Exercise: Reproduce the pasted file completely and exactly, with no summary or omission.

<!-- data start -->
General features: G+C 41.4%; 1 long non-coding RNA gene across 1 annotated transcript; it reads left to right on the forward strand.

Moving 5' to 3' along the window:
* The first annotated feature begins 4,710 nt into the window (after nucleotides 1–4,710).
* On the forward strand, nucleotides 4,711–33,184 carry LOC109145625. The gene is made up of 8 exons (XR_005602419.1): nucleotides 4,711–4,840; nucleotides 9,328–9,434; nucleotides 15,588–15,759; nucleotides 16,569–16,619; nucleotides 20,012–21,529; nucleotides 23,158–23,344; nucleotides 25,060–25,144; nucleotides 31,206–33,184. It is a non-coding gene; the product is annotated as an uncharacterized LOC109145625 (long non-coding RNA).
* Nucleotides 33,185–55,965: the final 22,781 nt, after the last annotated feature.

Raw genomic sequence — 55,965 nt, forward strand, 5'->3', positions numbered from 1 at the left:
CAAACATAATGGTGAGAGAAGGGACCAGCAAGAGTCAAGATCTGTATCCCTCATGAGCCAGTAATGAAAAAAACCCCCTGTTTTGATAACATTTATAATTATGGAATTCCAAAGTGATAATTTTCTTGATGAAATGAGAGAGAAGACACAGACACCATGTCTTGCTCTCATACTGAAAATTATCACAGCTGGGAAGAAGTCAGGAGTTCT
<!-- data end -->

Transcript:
General features: G+C 41.4%; 1 long non-coding RNA gene across 1 annotated transcript; it reads left to right on the forward strand.

Moving 5' to 3' along the window:
* The first annotated feature begins 4,710 nt into the window (after nucleotides 1–4,710).
* On the forward strand, nucleotides 4,711–33,184 carry LOC109145625. The gene is made up of 8 exons (XR_005602419.1): nucleotides 4,711–4,840; nucleotides 9,328–9,434; nucleotides 15,588–15,759; nucleotides 16,569–16,619; nucleotides 20,012–21,529; nucleotides 23,158–23,344; nucleotides 25,060–25,144; nucleotides 31,206–33,184. It is a non-coding gene; the product is annotated as an uncharacterized LOC109145625 (long non-coding RNA).
* Nucleotides 33,185–55,965: the final 22,781 nt, after the last annotated feature.

Raw genomic sequence — 55,965 nt, forward strand, 5'->3', positions numbered from 1 at the left:
CAAACATAATGGTGAGAGAAGGGACCAGCAAGAGTCAAGATCTGTATCCCTCATGAGCCAGTAATGAAAAAAACCCCCTGTTTTGATAACATTTATAATTATGGAATTCCAAAGTGATAATTTTCTTGATGAAATGAGAGAGAAGACACAGACACCATGTCTTGCTCTCATACTGAAAATTATCACAGCTGGGAAGAAGTCAGGAGTTCT